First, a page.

Irv Kooris, with The Home Depot, Shares his thoughts on Domestic Violence in the Workplace

2013-8.22 Irv Photo 1

Six years ago Irv attended a Partnership Against Domestic Violence (PADV) conference. He was so impressed with the conference that he has been part of the PADV team ever since. At this year’s Domestic Violence in the Workplace Conference (DVIW), Irv is playing an integral role on the program planning committee as well as using his network to make sure that the community knows about the October DVIW Conference and what the PADV hopes to accomplish.

Irv is currently the director of associate services for Home Depot, which includes the men’s health management department and the company’s work life program, Care Solutions for Life.

“Care Solutions for Life is a benefit for all our associates and their household members to deal with a variety of issues, from a domestic violence situation, a child having trouble in school, written resources for pregnancy, or loss of a loved one. We provide face-to-face counseling for a certain number of sessions with no cost to our associates.”

Irv understands the effects domestic violence has on its victims, and DVIW provides an opportunity for people to understand how it should be dealt with in the workplace.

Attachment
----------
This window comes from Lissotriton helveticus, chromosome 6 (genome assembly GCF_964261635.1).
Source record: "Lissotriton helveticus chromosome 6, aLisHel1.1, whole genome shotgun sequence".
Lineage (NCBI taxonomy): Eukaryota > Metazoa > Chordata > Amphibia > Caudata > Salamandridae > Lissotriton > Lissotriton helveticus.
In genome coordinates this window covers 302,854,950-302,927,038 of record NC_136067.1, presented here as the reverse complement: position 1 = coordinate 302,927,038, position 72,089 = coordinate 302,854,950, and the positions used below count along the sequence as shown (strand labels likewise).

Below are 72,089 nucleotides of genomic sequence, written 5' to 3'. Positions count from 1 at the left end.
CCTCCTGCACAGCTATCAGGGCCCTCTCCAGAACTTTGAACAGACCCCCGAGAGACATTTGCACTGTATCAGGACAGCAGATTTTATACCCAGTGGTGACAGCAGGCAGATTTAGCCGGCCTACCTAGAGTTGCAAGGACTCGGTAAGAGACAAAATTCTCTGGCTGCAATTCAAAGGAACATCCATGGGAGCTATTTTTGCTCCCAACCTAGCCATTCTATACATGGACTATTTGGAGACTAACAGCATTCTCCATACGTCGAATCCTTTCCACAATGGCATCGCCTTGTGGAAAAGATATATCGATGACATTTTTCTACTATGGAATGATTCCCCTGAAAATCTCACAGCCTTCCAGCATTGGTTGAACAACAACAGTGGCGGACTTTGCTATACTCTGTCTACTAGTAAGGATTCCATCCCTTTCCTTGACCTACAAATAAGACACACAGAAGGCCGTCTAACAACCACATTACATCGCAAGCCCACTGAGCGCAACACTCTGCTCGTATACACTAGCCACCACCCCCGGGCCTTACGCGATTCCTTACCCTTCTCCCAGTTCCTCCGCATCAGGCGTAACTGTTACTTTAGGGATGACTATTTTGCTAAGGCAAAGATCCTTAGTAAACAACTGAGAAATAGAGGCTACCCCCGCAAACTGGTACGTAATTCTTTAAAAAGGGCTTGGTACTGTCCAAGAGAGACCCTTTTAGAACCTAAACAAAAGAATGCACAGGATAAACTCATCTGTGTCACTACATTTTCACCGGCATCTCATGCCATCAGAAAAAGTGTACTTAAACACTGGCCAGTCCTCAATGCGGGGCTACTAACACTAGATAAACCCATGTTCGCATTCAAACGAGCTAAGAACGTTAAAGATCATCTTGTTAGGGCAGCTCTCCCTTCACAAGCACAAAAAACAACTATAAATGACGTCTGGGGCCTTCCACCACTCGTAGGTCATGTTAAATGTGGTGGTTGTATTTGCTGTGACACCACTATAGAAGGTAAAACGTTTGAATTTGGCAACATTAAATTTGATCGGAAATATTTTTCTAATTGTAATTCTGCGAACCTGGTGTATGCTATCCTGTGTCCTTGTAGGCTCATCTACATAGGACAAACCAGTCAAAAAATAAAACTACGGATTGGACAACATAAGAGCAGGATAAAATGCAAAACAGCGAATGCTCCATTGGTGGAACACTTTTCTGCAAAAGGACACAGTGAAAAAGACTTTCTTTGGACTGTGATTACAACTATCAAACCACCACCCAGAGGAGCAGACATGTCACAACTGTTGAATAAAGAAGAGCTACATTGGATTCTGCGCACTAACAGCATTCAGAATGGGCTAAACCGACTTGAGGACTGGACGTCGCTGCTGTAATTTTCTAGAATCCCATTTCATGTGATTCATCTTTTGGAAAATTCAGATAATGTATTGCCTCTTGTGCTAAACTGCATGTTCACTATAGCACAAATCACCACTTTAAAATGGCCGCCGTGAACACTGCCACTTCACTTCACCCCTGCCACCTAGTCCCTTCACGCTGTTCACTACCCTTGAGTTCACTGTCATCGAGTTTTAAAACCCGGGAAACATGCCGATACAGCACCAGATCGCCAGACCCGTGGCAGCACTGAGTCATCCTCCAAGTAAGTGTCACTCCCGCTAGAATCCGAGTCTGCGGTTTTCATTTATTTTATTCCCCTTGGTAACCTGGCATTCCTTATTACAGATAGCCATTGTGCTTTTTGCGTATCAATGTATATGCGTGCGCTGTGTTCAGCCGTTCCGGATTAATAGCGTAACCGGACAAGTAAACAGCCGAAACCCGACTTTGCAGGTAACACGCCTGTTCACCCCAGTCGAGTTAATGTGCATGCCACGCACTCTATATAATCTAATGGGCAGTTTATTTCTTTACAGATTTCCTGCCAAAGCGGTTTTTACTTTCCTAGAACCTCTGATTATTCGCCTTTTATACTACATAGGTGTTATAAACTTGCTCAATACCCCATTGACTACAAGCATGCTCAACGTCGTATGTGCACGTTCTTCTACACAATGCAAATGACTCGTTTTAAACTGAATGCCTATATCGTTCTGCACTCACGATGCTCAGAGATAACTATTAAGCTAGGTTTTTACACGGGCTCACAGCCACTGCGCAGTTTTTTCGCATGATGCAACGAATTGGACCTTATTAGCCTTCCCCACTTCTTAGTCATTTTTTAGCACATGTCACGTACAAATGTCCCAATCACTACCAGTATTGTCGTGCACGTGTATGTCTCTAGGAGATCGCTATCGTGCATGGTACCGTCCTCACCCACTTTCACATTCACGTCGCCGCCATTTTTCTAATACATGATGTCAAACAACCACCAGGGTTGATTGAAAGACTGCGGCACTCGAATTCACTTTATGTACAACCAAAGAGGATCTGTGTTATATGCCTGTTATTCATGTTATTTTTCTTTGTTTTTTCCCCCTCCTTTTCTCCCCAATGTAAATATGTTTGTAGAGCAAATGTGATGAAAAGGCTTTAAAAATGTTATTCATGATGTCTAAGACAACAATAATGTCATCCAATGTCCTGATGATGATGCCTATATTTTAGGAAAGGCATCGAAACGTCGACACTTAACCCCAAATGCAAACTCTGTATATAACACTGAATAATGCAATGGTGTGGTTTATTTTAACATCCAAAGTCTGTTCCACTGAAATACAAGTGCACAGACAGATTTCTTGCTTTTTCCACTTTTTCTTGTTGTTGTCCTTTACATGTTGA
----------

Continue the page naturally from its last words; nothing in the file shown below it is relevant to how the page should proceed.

“Whether it is sexual abuse, depression, or other causes that we know exist in our world today, they are seldom discussed openly in the work place. So the idea of having a domestic violence conference that is really about the work place is unique.”

Although Irv has dealt with issues of domestic violence in the past, he admits that when he first attended the conference six years ago, it opened his eyes to new ways domestic or intimate partner violence can be handled in the workplace.

The conference will address the business side of domestic violence as well as examine the human factor.

“Whether it’s a high-level executive or a sales associate at the store, the problem doesn’t go away when you walk into work. For example, if someone is dealing with a domestic violence situation at home, it constitutes a potential danger at work, not only to themselves but to other associates and customers.”

“The goal should be to continue to engage businesses and engage the workplace because that is where a majority of people spend time.” Irv says the conference is not intended to turn the workplace into a treatment facility for domestic abuse. “It’s important that there is an awareness of what to look for, what to do and what resources are available to help the employee and the family.”

Irv Kooris is the Director of Associate Services which is part of the Medical & Health Management at The Home Depot. Kooris is on this year’s DVIW planning committee. 


Linda S. Boatright’s Views on Domestic Violence in the Workplace


For years Partnership Against Domestic Violence (PADV) has dedicated a conference to highlighting ways to deal with domestic violence in the workplace. This October will be no exception as they bring business professionals together to discuss these issues.

Linda has been the director of employee and labor relations at Kaiser Permanente for the past five years. It was four years ago that she attended her first Domestic Violence in the Workplace (DVIW) conference, and she has made it a point to continue to share what she learned with others at her company.